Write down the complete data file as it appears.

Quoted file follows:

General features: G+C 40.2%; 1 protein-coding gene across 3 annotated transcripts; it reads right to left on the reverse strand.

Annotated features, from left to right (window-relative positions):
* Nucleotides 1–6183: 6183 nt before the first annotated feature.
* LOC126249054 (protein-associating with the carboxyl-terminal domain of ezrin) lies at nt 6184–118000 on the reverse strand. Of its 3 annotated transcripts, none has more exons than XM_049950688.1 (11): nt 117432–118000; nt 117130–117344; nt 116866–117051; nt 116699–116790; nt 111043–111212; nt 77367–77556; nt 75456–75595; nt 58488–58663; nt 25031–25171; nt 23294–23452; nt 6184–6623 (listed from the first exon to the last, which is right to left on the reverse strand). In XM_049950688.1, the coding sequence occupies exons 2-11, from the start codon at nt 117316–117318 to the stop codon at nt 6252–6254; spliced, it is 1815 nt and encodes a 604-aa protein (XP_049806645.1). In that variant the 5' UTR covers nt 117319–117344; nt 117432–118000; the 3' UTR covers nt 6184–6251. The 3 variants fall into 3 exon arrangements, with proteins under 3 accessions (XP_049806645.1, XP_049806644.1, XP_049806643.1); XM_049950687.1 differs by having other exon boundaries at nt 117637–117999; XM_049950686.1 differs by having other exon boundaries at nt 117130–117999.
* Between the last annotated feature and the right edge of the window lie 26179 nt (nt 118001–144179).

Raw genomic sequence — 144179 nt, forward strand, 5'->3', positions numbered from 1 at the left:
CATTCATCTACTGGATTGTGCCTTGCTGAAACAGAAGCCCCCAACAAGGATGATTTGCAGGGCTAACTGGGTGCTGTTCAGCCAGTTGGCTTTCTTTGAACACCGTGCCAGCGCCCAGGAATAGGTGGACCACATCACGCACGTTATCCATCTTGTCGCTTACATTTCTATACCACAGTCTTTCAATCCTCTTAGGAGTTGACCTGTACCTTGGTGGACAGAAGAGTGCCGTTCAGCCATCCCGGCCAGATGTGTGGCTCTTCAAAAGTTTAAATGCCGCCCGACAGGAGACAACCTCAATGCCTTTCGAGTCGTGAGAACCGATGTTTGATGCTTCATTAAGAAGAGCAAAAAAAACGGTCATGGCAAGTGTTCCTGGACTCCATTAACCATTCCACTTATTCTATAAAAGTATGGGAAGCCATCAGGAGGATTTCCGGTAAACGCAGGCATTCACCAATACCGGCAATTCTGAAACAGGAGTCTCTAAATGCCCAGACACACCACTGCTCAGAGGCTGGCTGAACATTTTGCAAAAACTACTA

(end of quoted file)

General features: G+C 40.2%; 1 protein-coding gene across 3 annotated transcripts; it reads right to left on the reverse strand.

Annotated features, from left to right (window-relative positions):
* Nucleotides 1–6183: 6183 nt before the first annotated feature.
* LOC126249054 (protein-associating with the carboxyl-terminal domain of ezrin) lies at nt 6184–118000 on the reverse strand. Of its 3 annotated transcripts, none has more exons than XM_049950688.1 (11): nt 117432–118000; nt 117130–117344; nt 116866–117051; nt 116699–116790; nt 111043–111212; nt 77367–77556; nt 75456–75595; nt 58488–58663; nt 25031–25171; nt 23294–23452; nt 6184–6623 (listed from the first exon to the last, which is right to left on the reverse strand). In XM_049950688.1, the coding sequence occupies exons 2-11, from the start codon at nt 117316–117318 to the stop codon at nt 6252–6254; spliced, it is 1815 nt and encodes a 604-aa protein (XP_049806645.1). In that variant the 5' UTR covers nt 117319–117344; nt 117432–118000; the 3' UTR covers nt 6184–6251. The 3 variants fall into 3 exon arrangements, with proteins under 3 accessions (XP_049806645.1, XP_049806644.1, XP_049806643.1); XM_049950687.1 differs by having other exon boundaries at nt 117637–117999; XM_049950686.1 differs by having other exon boundaries at nt 117130–117999.
* Between the last annotated feature and the right edge of the window lie 26179 nt (nt 118001–144179).

Raw genomic sequence — 144179 nt, forward strand, 5'->3', positions numbered from 1 at the left:
CATTCATCTACTGGATTGTGCCTTGCTGAAACAGAAGCCCCCAACAAGGATGATTTGCAGGGCTAACTGGGTGCTGTTCAGCCAGTTGGCTTTCTTTGAACACCGTGCCAGCGCCCAGGAATAGGTGGACCACATCACGCACGTTATCCATCTTGTCGCTTACATTTCTATACCACAGTCTTTCAATCCTCTTAGGAGTTGACCTGTACCTTGGTGGACAGAAGAGTGCCGTTCAGCCATCCCGGCCAGATGTGTGGCTCTTCAAAAGTTTAAATGCCGCCCGACAGGAGACAACCTCAATGCCTTTCGAGTCGTGAGAACCGATGTTTGATGCTTCATTAAGAAGAGCAAAAAAAACGGTCATGGCAAGTGTTCCTGGACTCCATTAACCATTCCACTTATTCTATAAAAGTATGGGAAGCCATCAGGAGGATTTCCGGTAAACGCAGGCATTCACCAATACCGGCAATTCTGAAACAGGAGTCTCTAAATGCCCAGACACACCACTGCTCAGAGGCTGGCTGAACATTTTGCAAAAACTACTA